Wheelbarrow walking for heavy work isn’t a new concept. But I am excited about a way I thought of to make it very concrete and even fun! Presenting my new wheelbarrow walking mat:


This is my fancier laminated version, since I am lucky to have access to a big laminating machine on one of my school sites. My first few versions of this was made with just outlines of handprints on butcher paper (cut in half lengthwise), but I needed to make a new one after each use. The kids and I are loving this new colorful and sturdy version!

This easy visual makes it much more fun for the kids to go on a wheelbarrow walk. Also, the kids don’t seem as confused as they easily “get” what it is I am trying to get them to do, especially since it isn’t possible to accurately demonstrate a wheelbarrow walk by yourself. 😉 Also, I can easily make several and lend them out to teachers who need an easy and inexpensive way to incorporate heavy work into the classroom. I tell them to put puzzles or manipulatives or even touch-point math or whatever academics they like at the end of the wheelbarrow path.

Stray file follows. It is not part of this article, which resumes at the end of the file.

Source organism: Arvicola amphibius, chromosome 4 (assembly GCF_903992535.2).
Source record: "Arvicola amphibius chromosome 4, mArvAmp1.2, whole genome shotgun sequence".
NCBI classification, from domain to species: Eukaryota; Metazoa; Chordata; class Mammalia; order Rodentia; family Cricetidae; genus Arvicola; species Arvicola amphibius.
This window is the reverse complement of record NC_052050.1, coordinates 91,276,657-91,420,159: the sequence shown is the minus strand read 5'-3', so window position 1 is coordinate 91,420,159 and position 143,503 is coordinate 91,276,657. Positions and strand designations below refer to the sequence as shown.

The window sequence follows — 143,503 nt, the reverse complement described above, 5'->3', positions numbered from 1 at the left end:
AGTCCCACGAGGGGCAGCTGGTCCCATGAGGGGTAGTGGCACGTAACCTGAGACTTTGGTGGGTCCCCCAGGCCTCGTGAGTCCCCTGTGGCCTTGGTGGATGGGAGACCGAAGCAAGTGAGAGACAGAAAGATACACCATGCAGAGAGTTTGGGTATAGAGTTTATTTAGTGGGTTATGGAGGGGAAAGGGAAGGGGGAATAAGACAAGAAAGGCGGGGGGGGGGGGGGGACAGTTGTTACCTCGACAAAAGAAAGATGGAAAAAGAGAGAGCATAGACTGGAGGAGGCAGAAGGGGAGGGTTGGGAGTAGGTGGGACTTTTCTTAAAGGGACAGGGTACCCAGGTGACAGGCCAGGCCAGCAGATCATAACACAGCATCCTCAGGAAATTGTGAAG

One thing to also be mindful of is our own body mechanics when helping the students to wheelbarrow walk. I often will start by supporting the child just above the knees, and will move further back if the child appears to have adequate strength. Also, demonstrate how you support the child to make sure that the adult you are giving instructions to will understand how to do it! True story from a colleague of mine: A parent said that her child could not wheelbarrow walk, even though my colleague knew that the child was able to do it. When she asked the parent to demonstrate, the mom held her child by her ankles in an almost vertical position! (No wonder the child couldn’t do it that way!)


Treatment Idea: Wheelbarrow walking for heavy work

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